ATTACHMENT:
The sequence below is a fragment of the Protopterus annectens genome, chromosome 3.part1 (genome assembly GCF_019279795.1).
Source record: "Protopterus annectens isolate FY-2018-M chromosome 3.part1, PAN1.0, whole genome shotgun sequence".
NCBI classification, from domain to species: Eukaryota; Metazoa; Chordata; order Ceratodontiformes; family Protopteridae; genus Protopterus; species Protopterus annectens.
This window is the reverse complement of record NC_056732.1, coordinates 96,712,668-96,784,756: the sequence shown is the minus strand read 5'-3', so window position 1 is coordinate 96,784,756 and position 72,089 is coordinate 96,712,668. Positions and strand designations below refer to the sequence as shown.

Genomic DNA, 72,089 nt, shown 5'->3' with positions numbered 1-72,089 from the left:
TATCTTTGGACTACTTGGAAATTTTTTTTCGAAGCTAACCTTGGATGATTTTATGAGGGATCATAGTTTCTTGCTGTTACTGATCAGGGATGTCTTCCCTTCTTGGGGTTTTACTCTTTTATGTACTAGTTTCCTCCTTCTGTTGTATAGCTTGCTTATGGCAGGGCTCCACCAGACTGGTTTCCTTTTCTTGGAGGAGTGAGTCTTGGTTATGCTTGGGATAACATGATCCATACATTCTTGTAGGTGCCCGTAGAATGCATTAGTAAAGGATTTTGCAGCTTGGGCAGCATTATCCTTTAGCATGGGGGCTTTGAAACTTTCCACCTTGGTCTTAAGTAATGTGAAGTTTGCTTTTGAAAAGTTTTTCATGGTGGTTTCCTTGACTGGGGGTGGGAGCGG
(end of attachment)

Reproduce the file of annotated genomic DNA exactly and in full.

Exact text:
The sequence below is a fragment of the Protopterus annectens genome, chromosome 3.part1 (genome assembly GCF_019279795.1).
Source record: "Protopterus annectens isolate FY-2018-M chromosome 3.part1, PAN1.0, whole genome shotgun sequence".
NCBI classification, from domain to species: Eukaryota; Metazoa; Chordata; order Ceratodontiformes; family Protopteridae; genus Protopterus; species Protopterus annectens.
This window is the reverse complement of record NC_056732.1, coordinates 96,712,668-96,784,756: the sequence shown is the minus strand read 5'-3', so window position 1 is coordinate 96,784,756 and position 72,089 is coordinate 96,712,668. Positions and strand designations below refer to the sequence as shown.

Genomic DNA, 72,089 nt, shown 5'->3' with positions numbered 1-72,089 from the left:
TATCTTTGGACTACTTGGAAATTTTTTTTCGAAGCTAACCTTGGATGATTTTATGAGGGATCATAGTTTCTTGCTGTTACTGATCAGGGATGTCTTCCCTTCTTGGGGTTTTACTCTTTTATGTACTAGTTTCCTCCTTCTGTTGTATAGCTTGCTTATGGCAGGGCTCCACCAGACTGGTTTCCTTTTCTTGGAGGAGTGAGTCTTGGTTATGCTTGGGATAACATGATCCATACATTCTTGTAGGTGCCCGTAGAATGCATTAGTAAAGGATTTTGCAGCTTGGGCAGCATTATCCTTTAGCATGGGGGCTTTGAAACTTTCCACCTTGGTCTTAAGTAATGTGAAGTTTGCTTTTGAAAAGTTTTTCATGGTGGTTTCCTTGACTGGGGGTGGGAGCGG